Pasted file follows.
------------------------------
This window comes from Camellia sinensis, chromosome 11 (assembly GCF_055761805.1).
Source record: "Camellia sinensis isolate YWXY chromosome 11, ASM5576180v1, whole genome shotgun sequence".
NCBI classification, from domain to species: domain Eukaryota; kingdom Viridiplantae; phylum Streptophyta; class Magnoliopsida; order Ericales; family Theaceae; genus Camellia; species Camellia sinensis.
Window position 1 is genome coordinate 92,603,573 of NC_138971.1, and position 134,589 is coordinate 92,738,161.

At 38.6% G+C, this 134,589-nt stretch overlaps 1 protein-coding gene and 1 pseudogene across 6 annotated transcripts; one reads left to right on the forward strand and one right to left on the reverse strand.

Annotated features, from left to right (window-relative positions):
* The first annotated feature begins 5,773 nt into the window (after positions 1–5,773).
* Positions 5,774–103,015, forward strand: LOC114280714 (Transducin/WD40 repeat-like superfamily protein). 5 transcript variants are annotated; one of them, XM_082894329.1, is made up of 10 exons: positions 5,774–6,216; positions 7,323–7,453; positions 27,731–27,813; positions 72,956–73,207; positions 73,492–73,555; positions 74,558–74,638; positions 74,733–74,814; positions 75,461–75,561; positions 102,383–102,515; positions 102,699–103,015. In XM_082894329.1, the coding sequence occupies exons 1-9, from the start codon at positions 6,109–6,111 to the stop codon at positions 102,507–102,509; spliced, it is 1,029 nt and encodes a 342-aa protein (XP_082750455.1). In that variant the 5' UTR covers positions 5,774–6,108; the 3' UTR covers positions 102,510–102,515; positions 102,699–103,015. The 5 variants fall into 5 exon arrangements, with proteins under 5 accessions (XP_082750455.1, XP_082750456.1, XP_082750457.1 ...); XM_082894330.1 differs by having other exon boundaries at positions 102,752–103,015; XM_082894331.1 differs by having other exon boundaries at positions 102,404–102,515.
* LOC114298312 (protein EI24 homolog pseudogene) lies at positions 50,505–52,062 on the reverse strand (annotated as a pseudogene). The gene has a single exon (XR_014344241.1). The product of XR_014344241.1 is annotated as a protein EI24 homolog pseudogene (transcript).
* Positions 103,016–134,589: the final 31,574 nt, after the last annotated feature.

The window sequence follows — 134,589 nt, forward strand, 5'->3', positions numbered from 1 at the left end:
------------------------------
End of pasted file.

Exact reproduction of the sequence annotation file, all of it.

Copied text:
This window comes from Camellia sinensis, chromosome 11 (assembly GCF_055761805.1).
Source record: "Camellia sinensis isolate YWXY chromosome 11, ASM5576180v1, whole genome shotgun sequence".
NCBI classification, from domain to species: domain Eukaryota; kingdom Viridiplantae; phylum Streptophyta; class Magnoliopsida; order Ericales; family Theaceae; genus Camellia; species Camellia sinensis.
Window position 1 is genome coordinate 92,603,573 of NC_138971.1, and position 134,589 is coordinate 92,738,161.

At 38.6% G+C, this 134,589-nt stretch overlaps 1 protein-coding gene and 1 pseudogene across 6 annotated transcripts; one reads left to right on the forward strand and one right to left on the reverse strand.

Annotated features, from left to right (window-relative positions):
* The first annotated feature begins 5,773 nt into the window (after positions 1–5,773).
* Positions 5,774–103,015, forward strand: LOC114280714 (Transducin/WD40 repeat-like superfamily protein). 5 transcript variants are annotated; one of them, XM_082894329.1, is made up of 10 exons: positions 5,774–6,216; positions 7,323–7,453; positions 27,731–27,813; positions 72,956–73,207; positions 73,492–73,555; positions 74,558–74,638; positions 74,733–74,814; positions 75,461–75,561; positions 102,383–102,515; positions 102,699–103,015. In XM_082894329.1, the coding sequence occupies exons 1-9, from the start codon at positions 6,109–6,111 to the stop codon at positions 102,507–102,509; spliced, it is 1,029 nt and encodes a 342-aa protein (XP_082750455.1). In that variant the 5' UTR covers positions 5,774–6,108; the 3' UTR covers positions 102,510–102,515; positions 102,699–103,015. The 5 variants fall into 5 exon arrangements, with proteins under 5 accessions (XP_082750455.1, XP_082750456.1, XP_082750457.1 ...); XM_082894330.1 differs by having other exon boundaries at positions 102,752–103,015; XM_082894331.1 differs by having other exon boundaries at positions 102,404–102,515.
* LOC114298312 (protein EI24 homolog pseudogene) lies at positions 50,505–52,062 on the reverse strand (annotated as a pseudogene). The gene has a single exon (XR_014344241.1). The product of XR_014344241.1 is annotated as a protein EI24 homolog pseudogene (transcript).
* Positions 103,016–134,589: the final 31,574 nt, after the last annotated feature.

The window sequence follows — 134,589 nt, forward strand, 5'->3', positions numbered from 1 at the left end: